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The best players on the Redskins according to their Madden 19 ratings

Madden 19 won't be released to the public until August 10, but the player ratings for the top players on each NFL team have been released.

The video reaches the Redskins a little after four minutes in. The top nine players on the Redskins, according to their Madden 19 overall ratings are as follows:

  1. LT Trent Williams, 91
  2. RG Brandon Scherff, 88
  3. FS D.J. Swearinger, 86
  4. MLB Zach Brown, 85
  5. CB Josh Norman, 84
  6. RB Chris Thompson, 83
  7. WR Paul Richardson, 83
  8. QB Alex Smith, 81
  9. WR Jamison Crowder, 81

The list has Washington's two best linemen up top followed by its best skill position players and Zach Brown. Beyond Williams and Sherff, there's some debate to be had. Both Richardson and Crowder can make a serious case to be the team's best receiver. Crowder had 22 more receptions and 86 more yards than Richardson in 2017, but Richardson had six touchdowns to Crowder's three.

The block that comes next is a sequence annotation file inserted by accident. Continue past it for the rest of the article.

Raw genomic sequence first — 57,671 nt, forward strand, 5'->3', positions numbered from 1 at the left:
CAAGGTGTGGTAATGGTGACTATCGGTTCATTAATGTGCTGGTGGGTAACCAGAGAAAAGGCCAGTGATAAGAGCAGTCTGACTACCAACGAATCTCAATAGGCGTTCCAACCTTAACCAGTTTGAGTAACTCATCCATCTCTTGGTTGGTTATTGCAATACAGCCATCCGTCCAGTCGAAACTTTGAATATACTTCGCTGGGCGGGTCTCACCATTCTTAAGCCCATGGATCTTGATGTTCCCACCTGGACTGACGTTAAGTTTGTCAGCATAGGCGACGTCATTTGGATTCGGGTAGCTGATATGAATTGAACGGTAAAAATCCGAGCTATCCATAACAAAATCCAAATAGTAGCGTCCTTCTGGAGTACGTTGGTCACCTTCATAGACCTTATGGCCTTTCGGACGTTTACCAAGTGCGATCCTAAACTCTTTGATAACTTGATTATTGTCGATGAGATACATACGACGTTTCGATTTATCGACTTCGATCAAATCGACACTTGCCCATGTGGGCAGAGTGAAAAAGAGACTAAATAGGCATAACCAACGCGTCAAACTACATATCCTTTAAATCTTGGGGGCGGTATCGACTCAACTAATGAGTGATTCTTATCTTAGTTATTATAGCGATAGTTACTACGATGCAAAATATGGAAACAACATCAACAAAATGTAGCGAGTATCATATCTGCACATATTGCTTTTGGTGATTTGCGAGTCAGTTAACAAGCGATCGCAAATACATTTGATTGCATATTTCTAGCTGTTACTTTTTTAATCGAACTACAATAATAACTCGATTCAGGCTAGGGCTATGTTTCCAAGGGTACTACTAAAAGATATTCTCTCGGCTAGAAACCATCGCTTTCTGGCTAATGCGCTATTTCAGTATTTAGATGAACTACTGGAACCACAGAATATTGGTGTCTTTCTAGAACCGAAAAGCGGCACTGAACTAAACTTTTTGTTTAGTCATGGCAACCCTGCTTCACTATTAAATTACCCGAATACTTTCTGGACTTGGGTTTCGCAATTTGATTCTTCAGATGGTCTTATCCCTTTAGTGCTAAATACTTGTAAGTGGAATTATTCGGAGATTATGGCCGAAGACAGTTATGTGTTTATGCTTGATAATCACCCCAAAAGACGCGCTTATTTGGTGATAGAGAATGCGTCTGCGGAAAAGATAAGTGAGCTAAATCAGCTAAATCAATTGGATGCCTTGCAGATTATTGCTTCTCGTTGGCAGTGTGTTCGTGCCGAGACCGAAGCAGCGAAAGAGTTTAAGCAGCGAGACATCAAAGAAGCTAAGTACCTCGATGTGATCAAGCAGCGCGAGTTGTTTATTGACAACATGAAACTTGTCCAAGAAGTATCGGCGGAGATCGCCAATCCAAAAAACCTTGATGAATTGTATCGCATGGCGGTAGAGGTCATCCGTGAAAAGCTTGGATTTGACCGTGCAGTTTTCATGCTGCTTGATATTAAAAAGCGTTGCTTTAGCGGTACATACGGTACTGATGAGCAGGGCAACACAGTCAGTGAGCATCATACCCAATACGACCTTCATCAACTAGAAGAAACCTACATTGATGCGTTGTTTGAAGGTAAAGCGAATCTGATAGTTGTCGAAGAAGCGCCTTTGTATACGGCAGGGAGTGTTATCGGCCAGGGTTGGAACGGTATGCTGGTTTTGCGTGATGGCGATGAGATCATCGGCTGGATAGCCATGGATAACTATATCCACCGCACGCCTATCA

Smith is coming off arguably the best season of his career with Kansas City. He put up over 4,000 passing yards for the first time in his career, posted career bests in quarterback rating, touchdown passes, interception percentage and completions. His rating as the fifth-best offensive player behind two other skill position players seems off.

These rankings will change throughout the season as more updates become available, but this is what there is to work with right now.